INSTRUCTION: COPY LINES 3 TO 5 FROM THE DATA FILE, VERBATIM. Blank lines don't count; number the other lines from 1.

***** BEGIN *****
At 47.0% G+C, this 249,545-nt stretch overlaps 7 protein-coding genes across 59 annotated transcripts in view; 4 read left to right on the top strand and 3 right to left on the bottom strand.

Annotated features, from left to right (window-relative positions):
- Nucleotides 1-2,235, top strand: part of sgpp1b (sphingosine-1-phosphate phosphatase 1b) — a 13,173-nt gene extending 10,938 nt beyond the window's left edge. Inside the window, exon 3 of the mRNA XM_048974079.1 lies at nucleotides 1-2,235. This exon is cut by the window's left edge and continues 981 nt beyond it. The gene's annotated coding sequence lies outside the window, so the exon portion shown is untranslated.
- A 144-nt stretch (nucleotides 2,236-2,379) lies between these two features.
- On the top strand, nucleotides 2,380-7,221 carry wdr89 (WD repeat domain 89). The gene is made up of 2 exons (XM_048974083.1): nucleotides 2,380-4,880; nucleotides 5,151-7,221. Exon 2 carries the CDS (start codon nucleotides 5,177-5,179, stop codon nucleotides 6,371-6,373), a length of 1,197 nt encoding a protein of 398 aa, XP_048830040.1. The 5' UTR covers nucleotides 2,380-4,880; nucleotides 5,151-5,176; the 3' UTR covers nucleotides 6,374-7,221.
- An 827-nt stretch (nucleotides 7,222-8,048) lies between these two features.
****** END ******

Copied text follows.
- Nucleotides 1-2,235, top strand: part of sgpp1b (sphingosine-1-phosphate phosphatase 1b) — a 13,173-nt gene extending 10,938 nt beyond the window's left edge. Inside the window, exon 3 of the mRNA XM_048974079.1 lies at nucleotides 1-2,235. This exon is cut by the window's left edge and continues 981 nt beyond it. The gene's annotated coding sequence lies outside the window, so the exon portion shown is untranslated.
- A 144-nt stretch (nucleotides 2,236-2,379) lies between these two features.
- On the top strand, nucleotides 2,380-7,221 carry wdr89 (WD repeat domain 89). The gene is made up of 2 exons (XM_048974083.1): nucleotides 2,380-4,880; nucleotides 5,151-7,221. Exon 2 carries the CDS (start codon nucleotides 5,177-5,179, stop codon nucleotides 6,371-6,373), a length of 1,197 nt encoding a protein of 398 aa, XP_048830040.1. The 5' UTR covers nucleotides 2,380-4,880; nucleotides 5,151-5,176; the 3' UTR covers nucleotides 6,374-7,221.